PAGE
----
After Kindermusik today, I took Reid to St Laurent Mall to see Santa. I talked him up, we practiced “ho-ho-hoing” and listened to Christmas music on the trip to and from Kindermusik. When we first saw Santa, Reid was excited and interested. The closer we go, the closer she snuggled to me. I tried getting her to stand on the bench beside Santa but that was a non-starter. I tried getting her to between me and Santa but still no luck. She wrapped her arms and legs around me and hid her face in my neck. We watched the next kid sit with Santa. Both of his parents sat on the bench and so I decided that would be what we would try. Except I was wearing a pink shirt. I decided to buy my Christmas outfit – or at least a new shirt – so that I wouldn’t be too scary in the photo. Shopping alone with Reid is a bit of a challenge. She was interested in choosing pyjamas for herself and in hiding in the racks but she wasn’t so keen on sticking close to me. I found a nice red turtleneck, but only after I rejected the $50 “Red” shirt that was too hip for me. We managed to sit close to Santa (luckily the line was short when we went back) and the photographer gave us a thumbs up but I haven’t seen the picture yet. I am hoping it doesn’t look like she is saying “What the %$% do you want?” like she did last year. I would like it if I don’t look like a goof or if I do, I hope that I can cut myself out.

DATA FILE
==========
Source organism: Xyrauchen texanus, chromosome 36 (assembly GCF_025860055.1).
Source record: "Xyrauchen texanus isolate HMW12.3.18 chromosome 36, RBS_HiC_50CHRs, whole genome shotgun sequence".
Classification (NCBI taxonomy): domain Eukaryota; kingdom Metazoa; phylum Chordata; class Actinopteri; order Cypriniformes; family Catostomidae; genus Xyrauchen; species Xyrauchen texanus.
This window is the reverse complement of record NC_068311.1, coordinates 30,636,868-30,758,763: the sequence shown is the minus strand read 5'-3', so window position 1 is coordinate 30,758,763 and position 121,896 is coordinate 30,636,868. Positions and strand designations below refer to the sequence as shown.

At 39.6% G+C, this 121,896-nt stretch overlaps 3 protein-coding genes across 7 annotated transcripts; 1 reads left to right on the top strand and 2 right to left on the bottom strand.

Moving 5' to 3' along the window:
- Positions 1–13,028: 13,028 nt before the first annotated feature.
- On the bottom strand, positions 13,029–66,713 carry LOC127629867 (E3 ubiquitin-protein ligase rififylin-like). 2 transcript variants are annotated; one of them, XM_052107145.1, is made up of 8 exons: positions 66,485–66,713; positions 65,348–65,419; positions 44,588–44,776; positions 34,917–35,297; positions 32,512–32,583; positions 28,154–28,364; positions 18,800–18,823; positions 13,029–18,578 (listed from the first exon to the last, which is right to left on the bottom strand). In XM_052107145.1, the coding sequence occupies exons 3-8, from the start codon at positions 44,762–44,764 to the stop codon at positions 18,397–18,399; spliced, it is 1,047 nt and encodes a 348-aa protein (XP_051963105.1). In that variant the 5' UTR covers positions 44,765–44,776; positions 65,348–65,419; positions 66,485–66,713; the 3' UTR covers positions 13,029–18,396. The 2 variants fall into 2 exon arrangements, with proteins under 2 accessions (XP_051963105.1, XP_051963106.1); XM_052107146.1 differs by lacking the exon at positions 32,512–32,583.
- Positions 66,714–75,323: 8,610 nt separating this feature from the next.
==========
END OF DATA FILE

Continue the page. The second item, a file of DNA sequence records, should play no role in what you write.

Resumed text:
Archive for November, 2006
One day when Aunt Karin and Grandma Joyce were visiting, Aunt Karin took Reid to her room for a nap. When Aunt Karin took off her sweatshirt, Reid pointed to Karin’s chest and said, “What zat”. Karin is straight-forward and so said, “Breast”. In a puzzled and unsure voice, she asked, “Nuk breast?” and Karin had to tell her, “No.” Reid responded confidently, “Mama nuk breast” and climbed into bed for her nap. Since then, Reid and I have discussed that Aunt Karin had milk when her kids were young and that Mama’s have milk when they have babies and then the milk goes away when the kids grow up. I’m not sure what she made of it but little bits of truth will accumulate, I figure.
On Tuesday night, there was a parent-teacher night at Reid’s daycare. Unfortunately, Ken had to go back to the office and so he again wasn’t able to attend. Last year, he had to stay home with Reid. Amanda was nice enough to watch Reid, “princess sitting,” we call it. All this to say, that I was able to spend about an hour and a half in Reid’s classroom with her four teachers: Karen (from Ruthven), AnneMarie (the first one I ever heard Reid name), Tammy (who puts stamps on Reid’s body) and Raechel (who works a split shift and so always misses out on nap time).